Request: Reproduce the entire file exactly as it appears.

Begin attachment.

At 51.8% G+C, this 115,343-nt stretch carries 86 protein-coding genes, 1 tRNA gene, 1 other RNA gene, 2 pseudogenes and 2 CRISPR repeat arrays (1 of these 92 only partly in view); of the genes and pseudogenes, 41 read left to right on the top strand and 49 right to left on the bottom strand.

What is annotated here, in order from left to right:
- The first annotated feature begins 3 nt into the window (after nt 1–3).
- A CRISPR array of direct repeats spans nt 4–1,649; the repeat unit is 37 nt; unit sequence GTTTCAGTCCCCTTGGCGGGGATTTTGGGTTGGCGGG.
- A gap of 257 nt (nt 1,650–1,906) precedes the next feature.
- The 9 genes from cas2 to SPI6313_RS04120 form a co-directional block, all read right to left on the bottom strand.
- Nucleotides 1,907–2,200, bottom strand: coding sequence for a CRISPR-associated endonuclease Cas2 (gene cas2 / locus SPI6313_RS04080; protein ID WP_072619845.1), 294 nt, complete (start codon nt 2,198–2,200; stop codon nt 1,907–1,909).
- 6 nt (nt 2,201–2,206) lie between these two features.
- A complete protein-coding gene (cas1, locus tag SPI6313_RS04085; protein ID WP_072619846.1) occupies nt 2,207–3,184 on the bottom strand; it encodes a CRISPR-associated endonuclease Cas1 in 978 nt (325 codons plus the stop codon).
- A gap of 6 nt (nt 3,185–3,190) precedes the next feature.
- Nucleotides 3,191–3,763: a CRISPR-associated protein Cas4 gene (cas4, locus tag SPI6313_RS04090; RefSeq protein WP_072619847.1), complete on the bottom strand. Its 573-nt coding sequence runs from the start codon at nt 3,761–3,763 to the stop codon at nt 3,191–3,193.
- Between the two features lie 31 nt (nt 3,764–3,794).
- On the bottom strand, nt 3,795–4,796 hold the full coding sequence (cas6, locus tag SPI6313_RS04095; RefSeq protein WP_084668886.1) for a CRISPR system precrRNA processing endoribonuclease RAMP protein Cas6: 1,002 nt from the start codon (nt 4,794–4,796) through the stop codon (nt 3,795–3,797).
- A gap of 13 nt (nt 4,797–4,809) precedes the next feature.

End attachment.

At 51.8% G+C, this 115,343-nt stretch carries 86 protein-coding genes, 1 tRNA gene, 1 other RNA gene, 2 pseudogenes and 2 CRISPR repeat arrays (1 of these 92 only partly in view); of the genes and pseudogenes, 41 read left to right on the top strand and 49 right to left on the bottom strand.

What is annotated here, in order from left to right:
- The first annotated feature begins 3 nt into the window (after nt 1–3).
- A CRISPR array of direct repeats spans nt 4–1,649; the repeat unit is 37 nt; unit sequence GTTTCAGTCCCCTTGGCGGGGATTTTGGGTTGGCGGG.
- A gap of 257 nt (nt 1,650–1,906) precedes the next feature.
- The 9 genes from cas2 to SPI6313_RS04120 form a co-directional block, all read right to left on the bottom strand.
- Nucleotides 1,907–2,200, bottom strand: coding sequence for a CRISPR-associated endonuclease Cas2 (gene cas2 / locus SPI6313_RS04080; protein ID WP_072619845.1), 294 nt, complete (start codon nt 2,198–2,200; stop codon nt 1,907–1,909).
- 6 nt (nt 2,201–2,206) lie between these two features.
- A complete protein-coding gene (cas1, locus tag SPI6313_RS04085; protein ID WP_072619846.1) occupies nt 2,207–3,184 on the bottom strand; it encodes a CRISPR-associated endonuclease Cas1 in 978 nt (325 codons plus the stop codon).
- A gap of 6 nt (nt 3,185–3,190) precedes the next feature.
- Nucleotides 3,191–3,763: a CRISPR-associated protein Cas4 gene (cas4, locus tag SPI6313_RS04090; RefSeq protein WP_072619847.1), complete on the bottom strand. Its 573-nt coding sequence runs from the start codon at nt 3,761–3,763 to the stop codon at nt 3,191–3,193.
- Between the two features lie 31 nt (nt 3,764–3,794).
- On the bottom strand, nt 3,795–4,796 hold the full coding sequence (cas6, locus tag SPI6313_RS04095; RefSeq protein WP_084668886.1) for a CRISPR system precrRNA processing endoribonuclease RAMP protein Cas6: 1,002 nt from the start codon (nt 4,794–4,796) through the stop codon (nt 3,795–3,797).
- A gap of 13 nt (nt 4,797–4,809) precedes the next feature.